As a result the company is growing fast – its facility utilisation increased almost a third in the past year, and it’s in the midst of expanding data hall space in its first-generation Perth, Melbourne, Canberra, and Sydney facilities (e.g. adding an extra 1MW in Sydney) while building three brand new data centres in national partnership with the award-winning FDC construction and fit-out company. S2 will be NEXTDC’s second data centre in Sydney, and will be operational during 2018. With an ultimate capacity of 30MW and around 8,000m2 of client space, it will be the biggest facility in the company’s nationwide network. Brisbane will see a new data centre in mid-2017, scaling up to 6MW, and in Melbourne a site of at least 25MW of capacity is also well along in its construction phase.
The sites are carefully positioned so that they're well served in terms of transport and the essential utilities of water, power and telecommunications. Buildings are designed in such a way that they're expected to be active for up to 50 years.
Energy and sustainability has been important to NEXTDC from the outset, and as an example of putting money where its mouth is, the company made its first material investment in renewable energy back in 2012, specifically a 6,000m2, 400kWpk rooftop solar array at their M1 Melbourne site. Typically this installation will generate around 500MWhr per annum, which is 100 percent consumed by the resident customers and critical infrastructure.
Connected business environment
NEXTDC data centres offer a range of connectivity services to allow their customers to connect directly to each other and to the myriad of service providers present in any of NEXTDC’s facilities and others.
In NEXTDC’s data centres customers have the option of physical (dedicated port) or virtual (shared port) connections. Cross Connects are physical cable connections within a data centre providing a dedicated connection between those two parties. Users can also connect to the AXON interconnectivity platform, from which they can provision and de-provision reliable and highly secure elastic cross-connects (EXCs) in seconds.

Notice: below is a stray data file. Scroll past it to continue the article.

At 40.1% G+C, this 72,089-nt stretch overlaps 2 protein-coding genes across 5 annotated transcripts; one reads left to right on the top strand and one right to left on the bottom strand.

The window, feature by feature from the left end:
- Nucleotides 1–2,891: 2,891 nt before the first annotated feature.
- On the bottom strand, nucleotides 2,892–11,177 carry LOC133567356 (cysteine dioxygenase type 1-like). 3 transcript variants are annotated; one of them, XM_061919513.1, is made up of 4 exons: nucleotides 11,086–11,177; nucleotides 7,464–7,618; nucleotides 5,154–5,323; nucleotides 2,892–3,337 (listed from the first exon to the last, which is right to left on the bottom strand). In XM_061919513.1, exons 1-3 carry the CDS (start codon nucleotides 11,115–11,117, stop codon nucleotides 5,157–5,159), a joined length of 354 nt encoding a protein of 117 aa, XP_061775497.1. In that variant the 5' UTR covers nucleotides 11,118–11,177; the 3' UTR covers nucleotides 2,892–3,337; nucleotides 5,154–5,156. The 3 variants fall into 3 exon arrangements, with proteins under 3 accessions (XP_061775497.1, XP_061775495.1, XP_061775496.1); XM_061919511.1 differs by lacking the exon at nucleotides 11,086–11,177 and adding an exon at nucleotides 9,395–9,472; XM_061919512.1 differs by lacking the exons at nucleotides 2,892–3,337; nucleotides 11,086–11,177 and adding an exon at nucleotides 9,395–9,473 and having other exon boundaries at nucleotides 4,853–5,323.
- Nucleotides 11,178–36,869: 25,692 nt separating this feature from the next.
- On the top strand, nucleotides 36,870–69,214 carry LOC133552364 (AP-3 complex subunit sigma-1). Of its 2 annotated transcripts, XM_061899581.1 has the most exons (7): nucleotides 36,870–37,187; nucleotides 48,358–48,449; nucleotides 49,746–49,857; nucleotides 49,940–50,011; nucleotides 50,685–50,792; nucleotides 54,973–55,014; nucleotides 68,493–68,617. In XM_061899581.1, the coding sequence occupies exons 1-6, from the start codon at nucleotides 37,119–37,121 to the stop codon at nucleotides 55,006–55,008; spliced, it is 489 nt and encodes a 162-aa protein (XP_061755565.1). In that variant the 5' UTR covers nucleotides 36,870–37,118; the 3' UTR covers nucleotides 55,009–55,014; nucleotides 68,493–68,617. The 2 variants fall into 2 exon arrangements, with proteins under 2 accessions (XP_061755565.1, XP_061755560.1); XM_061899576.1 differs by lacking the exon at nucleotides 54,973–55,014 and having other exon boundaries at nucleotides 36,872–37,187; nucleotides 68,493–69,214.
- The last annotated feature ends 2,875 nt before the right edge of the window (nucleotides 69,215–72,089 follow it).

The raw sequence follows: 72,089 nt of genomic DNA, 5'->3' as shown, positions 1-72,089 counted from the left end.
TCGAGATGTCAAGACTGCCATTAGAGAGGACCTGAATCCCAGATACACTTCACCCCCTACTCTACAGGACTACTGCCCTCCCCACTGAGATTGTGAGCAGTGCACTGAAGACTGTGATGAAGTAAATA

The physical Cross Connect product consists of either single-mode optical fibre (SMOF – single or dual core) or a Cat 6 Ethernet cable, and each is delivered by a trained NEXTDC facility technician via secure dedicated interconnect rooms, also where multiple carriers have established a point of presence. Each data centre has multiple fibre entry points (aka pits) to ensure that carriers can provide fully redundant offerings to their and NEXTDC’s customers. Diversity and redundancy is also supported within NEXTDC’s facilities through multiple paths and data hall entry points from each interconnect room.
As NEXTDC develops its second data centre in a given city, it will be bridging the physical distance between the two data centres with an expanded data centre cross connect product set, based on diverse fibre links if required, or very low cost fibre-like dedicated connections. This will allow organisations to seamlessly extend their service between data centres, and give customers of either facility secure access to the other.
NEXTDC also operates its own private Enterprise LAN supporting the many IT-related services needed to run a large data centre business, which is deployed with the support of their local partner Comlinx based upon technology from the global networking vendor Juniper Networks.
What sets them apart
NEXTDC has already forged very strong relationships with the likes of Telstra, Fujitsu, CenturyLink, and Optus amongst many other successful complex solution providers. "For example, during the first 12 months of our Optus partnership they increased their focus on cloud solutions rather than building data centres, instead making use of ours," Cooper adds.
The on-the-ground expertise provided by NEXTDC’s engineering, facility and project management teams is a fundamental point of difference to their competitors. NEXTDC’s people are designing, testing, monitoring and tuning these data centres, and a key area of strength that NEXTDC prides itself on is working directly with customers.